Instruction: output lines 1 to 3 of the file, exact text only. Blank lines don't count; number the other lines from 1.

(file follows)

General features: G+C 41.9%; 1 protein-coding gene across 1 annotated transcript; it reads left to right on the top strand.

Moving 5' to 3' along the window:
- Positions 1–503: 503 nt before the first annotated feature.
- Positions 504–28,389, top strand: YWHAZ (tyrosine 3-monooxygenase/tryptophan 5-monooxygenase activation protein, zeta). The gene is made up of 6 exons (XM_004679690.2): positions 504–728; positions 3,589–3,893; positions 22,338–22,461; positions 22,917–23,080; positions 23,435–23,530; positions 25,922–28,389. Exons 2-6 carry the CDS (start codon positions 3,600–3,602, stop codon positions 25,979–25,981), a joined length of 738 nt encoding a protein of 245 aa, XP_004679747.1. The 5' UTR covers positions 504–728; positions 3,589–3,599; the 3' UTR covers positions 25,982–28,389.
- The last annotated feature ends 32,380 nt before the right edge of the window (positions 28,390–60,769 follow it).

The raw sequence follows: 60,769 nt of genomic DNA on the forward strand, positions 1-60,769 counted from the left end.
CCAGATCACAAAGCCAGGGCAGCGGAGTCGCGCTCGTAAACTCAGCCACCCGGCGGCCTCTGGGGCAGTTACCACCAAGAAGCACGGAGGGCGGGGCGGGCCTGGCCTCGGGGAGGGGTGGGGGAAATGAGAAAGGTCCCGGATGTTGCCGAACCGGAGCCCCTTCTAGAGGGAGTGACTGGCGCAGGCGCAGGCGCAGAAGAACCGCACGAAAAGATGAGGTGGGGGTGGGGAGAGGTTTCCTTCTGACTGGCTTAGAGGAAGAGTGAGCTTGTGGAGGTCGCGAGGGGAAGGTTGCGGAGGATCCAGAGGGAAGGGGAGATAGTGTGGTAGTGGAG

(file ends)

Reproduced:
General features: G+C 41.9%; 1 protein-coding gene across 1 annotated transcript; it reads left to right on the top strand.

Moving 5' to 3' along the window:
- Positions 1–503: 503 nt before the first annotated feature.